The U.S. Air Force has finally received the first of dozens of new aerial refueling tankers, nearly two decades after issuing a requirement for them. The KC-46A Pegasus tanker, built by Boeing, will replace some of the oldest aircraft in USAF inventories, KC-135 Stratotankers more than sixty years old.
On January 25, two KC-46A tankers took off from Boeing’s airfield at Everett, Washington, and flew to their new home at McConnell Air Force Base, Kansas. , the aircraft will take part in operational testing with the 344th Aerial Refueling Squadron. Ultimately the Air Force is in a contract estimated to be worth $44 billion.
The KC-46A is actually a Boeing 767 commercial airliner modified to carry large amounts of fuel. The newer tanker carries up to 212,000 gallons of fuel at a time, 12,000 more than the jet it replaces, and can fuel at a rate of 1,200 gallons per minute. It can refuel 64 different types of U.S. and foreign military aircraft using a boom lowered from the rear of the jet or pods that drag hoses from the rear, a system called a “drogue.”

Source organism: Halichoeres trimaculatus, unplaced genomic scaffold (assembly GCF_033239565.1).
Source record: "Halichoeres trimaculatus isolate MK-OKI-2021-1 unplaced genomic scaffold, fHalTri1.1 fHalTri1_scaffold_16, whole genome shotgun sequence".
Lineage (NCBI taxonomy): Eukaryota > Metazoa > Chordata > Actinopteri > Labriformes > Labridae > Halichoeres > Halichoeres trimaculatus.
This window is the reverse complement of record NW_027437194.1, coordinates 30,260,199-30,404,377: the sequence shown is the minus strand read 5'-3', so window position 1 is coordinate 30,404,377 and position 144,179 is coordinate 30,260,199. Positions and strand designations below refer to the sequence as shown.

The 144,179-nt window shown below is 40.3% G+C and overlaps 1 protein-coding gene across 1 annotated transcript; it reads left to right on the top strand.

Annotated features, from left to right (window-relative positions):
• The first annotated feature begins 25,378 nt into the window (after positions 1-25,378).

The Air Force first issued a requirement for a new tanker in 2001, but there were numerous delays thanks to , congressional opposition (the Air Force originally wanted to lease tankers from Boeing, which Congress didn’t like), and the competition for a winning tanker design being restarted. Boeing’s KC-46A design was chosen in 2011 and the company was supposed to deliver 18 planes, two spare engines, and nine sets of wing-mounted refueling pods by August 2017. that won’t happen until the third quarter 2020, making the program three years behind schedule.
The KC-46A’s delayed development is largely due to technical problems, including a remote camera designed to help the tanker crew mate up with thirsty airplanes in complete darkness, and problems with the tanker’s refueling boom. Boeing has incurred $3 billion in cost overruns getting this far, costs it was forced to absorb.
The KC-46A will replace the KC-135 Stratotanker. The KC-135 was based on the Boeing 707 jetliner and first entered service in 1956. KC-135s have served in every U.S. war from the Vietnam War up through the campaign against ISIS.